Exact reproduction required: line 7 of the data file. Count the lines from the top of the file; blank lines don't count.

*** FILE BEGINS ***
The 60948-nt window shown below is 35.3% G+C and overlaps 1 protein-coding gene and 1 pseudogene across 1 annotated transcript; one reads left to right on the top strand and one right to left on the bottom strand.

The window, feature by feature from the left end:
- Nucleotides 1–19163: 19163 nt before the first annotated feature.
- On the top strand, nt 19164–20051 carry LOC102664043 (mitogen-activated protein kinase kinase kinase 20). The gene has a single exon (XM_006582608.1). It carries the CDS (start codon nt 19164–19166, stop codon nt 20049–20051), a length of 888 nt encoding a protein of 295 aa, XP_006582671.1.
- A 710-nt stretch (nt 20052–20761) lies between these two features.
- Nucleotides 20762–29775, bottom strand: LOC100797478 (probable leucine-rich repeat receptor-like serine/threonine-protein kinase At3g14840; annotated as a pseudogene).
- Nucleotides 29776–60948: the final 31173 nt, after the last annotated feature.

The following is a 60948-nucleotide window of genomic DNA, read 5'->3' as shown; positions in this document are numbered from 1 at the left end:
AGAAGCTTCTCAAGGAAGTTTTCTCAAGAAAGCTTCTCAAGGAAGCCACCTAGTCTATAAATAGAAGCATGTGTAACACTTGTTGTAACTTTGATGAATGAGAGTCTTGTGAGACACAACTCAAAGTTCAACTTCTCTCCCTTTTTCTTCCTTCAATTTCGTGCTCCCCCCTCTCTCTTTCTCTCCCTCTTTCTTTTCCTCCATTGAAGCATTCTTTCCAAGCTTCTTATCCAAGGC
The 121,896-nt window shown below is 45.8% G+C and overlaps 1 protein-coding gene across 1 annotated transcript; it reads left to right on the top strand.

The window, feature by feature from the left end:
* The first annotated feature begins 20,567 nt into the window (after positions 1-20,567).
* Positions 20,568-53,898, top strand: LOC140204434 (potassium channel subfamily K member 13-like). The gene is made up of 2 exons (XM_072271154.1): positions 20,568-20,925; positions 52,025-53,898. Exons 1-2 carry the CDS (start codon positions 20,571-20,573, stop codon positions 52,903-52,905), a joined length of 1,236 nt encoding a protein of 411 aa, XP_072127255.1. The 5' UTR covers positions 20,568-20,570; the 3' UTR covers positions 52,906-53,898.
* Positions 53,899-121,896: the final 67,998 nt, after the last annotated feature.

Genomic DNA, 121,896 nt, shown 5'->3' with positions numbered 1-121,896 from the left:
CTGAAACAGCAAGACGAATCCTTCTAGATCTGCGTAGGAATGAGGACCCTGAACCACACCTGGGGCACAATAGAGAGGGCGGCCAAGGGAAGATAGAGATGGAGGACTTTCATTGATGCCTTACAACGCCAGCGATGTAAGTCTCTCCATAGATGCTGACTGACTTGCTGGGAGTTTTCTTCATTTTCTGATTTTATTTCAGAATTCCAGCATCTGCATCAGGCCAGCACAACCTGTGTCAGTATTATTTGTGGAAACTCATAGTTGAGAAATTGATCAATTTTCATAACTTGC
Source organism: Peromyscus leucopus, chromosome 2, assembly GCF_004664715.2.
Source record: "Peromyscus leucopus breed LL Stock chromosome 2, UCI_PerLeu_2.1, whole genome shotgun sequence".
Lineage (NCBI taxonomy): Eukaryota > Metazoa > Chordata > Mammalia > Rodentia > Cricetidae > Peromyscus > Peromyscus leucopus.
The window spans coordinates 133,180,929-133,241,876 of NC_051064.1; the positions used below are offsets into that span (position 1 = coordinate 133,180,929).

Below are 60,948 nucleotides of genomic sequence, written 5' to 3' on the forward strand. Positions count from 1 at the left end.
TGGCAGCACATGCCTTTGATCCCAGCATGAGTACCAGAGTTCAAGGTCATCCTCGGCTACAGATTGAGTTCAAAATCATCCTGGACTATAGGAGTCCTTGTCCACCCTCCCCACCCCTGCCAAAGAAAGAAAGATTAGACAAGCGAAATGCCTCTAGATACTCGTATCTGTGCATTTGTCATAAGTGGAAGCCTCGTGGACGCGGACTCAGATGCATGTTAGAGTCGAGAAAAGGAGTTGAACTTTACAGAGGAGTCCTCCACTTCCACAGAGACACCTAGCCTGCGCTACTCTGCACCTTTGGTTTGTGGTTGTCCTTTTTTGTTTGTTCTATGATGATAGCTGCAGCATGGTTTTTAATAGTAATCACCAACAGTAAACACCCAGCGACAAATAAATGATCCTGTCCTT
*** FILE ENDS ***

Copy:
- Nucleotides 29776–60948: the final 31173 nt, after the last annotated feature.